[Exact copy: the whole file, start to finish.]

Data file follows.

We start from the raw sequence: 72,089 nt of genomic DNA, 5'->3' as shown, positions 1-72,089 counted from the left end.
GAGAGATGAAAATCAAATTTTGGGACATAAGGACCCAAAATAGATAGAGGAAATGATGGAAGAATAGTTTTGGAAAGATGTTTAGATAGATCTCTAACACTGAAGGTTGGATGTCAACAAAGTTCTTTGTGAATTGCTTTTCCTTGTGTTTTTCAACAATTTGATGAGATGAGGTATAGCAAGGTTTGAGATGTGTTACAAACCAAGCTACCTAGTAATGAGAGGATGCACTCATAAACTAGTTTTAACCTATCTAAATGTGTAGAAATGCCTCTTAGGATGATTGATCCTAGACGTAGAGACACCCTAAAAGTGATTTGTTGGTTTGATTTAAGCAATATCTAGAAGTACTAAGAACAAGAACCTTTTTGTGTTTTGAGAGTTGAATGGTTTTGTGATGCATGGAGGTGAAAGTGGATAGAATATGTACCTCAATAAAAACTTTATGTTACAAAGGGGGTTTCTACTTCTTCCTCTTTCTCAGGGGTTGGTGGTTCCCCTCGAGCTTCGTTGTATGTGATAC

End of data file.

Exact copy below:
We start from the raw sequence: 72,089 nt of genomic DNA, 5'->3' as shown, positions 1-72,089 counted from the left end.
GAGAGATGAAAATCAAATTTTGGGACATAAGGACCCAAAATAGATAGAGGAAATGATGGAAGAATAGTTTTGGAAAGATGTTTAGATAGATCTCTAACACTGAAGGTTGGATGTCAACAAAGTTCTTTGTGAATTGCTTTTCCTTGTGTTTTTCAACAATTTGATGAGATGAGGTATAGCAAGGTTTGAGATGTGTTACAAACCAAGCTACCTAGTAATGAGAGGATGCACTCATAAACTAGTTTTAACCTATCTAAATGTGTAGAAATGCCTCTTAGGATGATTGATCCTAGACGTAGAGACACCCTAAAAGTGATTTGTTGGTTTGATTTAAGCAATATCTAGAAGTACTAAGAACAAGAACCTTTTTGTGTTTTGAGAGTTGAATGGTTTTGTGATGCATGGAGGTGAAAGTGGATAGAATATGTACCTCAATAAAAACTTTATGTTACAAAGGGGGTTTCTACTTCTTCCTCTTTCTCAGGGGTTGGTGGTTCCCCTCGAGCTTCGTTGTATGTGATAC